Date of Graduation
College of Education and Human Services
Counseling, Rehabilitation Counseling & Counseling Psychology
L. Sherilyn Cormier.
Depression among lesbians is an underexplored area in the literature of the psychology of women and in depression research. A few investigators have hypothesized about the factors that place lesbians at risk for depression, and have explored those hypotheses experimentally. However, there is a large gap in the understanding of lesbians and depression. Dana Jack (1991) proposed a model of depression which holds that women who fail to represent their experiences to romantic partners are at increased risk for depression. One hundred and seventy participants were recruited to test this model (85 lesbians and 71 heterosexual women, as well as 14 bisexual women who were included in the demographics but otherwise excluded) using Jack's Silencing the Self Scale, the Beck Depression Inventory, and a demographic questionnaire. Lesbians were also asked to complete Cass' Stage Allocation Measure. An additional 11 subjects failed to complete the BDI and so were excluded from all analyses involving that test. It was found that the lesbian sample was more self-silenced than the heterosexual group, but there was no difference in the level of depression between groups. A three-way ANOVA revealed significant differences between stage of coming out and self-silencing as well as stage of coming out and depression. Several explanations were offered for the unexpected finding of increased self-silencing among lesbians. Further research is needed to better elucidate self-silencing in lesbians, as well as the experience of depression in lesbians.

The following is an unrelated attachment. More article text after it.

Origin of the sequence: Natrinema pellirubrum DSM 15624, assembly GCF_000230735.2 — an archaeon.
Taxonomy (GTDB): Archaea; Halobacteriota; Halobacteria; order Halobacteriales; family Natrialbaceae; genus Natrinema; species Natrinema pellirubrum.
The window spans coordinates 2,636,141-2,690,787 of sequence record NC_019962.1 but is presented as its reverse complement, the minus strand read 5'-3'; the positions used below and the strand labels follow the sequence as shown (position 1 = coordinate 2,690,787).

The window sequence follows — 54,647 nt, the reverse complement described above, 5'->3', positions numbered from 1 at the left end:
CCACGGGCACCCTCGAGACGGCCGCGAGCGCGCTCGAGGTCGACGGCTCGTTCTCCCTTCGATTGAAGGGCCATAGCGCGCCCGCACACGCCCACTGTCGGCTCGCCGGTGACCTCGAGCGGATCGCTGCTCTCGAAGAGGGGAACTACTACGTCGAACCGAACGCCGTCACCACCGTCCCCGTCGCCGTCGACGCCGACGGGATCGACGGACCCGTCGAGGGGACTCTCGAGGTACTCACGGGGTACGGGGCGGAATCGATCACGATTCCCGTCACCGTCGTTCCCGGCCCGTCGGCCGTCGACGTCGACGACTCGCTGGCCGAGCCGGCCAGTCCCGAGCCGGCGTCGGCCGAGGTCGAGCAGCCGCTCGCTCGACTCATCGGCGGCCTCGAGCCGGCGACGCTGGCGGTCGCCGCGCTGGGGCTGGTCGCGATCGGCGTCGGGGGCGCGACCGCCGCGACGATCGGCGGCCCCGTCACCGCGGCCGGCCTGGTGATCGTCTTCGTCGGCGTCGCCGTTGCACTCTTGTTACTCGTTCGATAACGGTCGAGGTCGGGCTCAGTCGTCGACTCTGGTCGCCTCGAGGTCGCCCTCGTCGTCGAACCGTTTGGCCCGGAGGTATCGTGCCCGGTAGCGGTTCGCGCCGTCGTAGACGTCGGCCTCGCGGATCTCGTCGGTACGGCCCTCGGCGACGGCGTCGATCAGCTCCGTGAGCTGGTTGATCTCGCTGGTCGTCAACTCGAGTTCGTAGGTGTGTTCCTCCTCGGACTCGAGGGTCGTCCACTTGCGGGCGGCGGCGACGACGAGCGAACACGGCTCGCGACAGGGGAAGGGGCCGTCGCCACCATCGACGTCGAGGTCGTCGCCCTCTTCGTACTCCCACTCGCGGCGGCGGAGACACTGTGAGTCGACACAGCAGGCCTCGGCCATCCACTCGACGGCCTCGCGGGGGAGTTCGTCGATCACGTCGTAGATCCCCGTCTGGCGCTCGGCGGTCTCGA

Kirk, Samantha Ann, "Depression and self -silencing in lesbian and heterosexual women" (2002). Graduate Theses, Dissertations, and Problem Reports. 1589.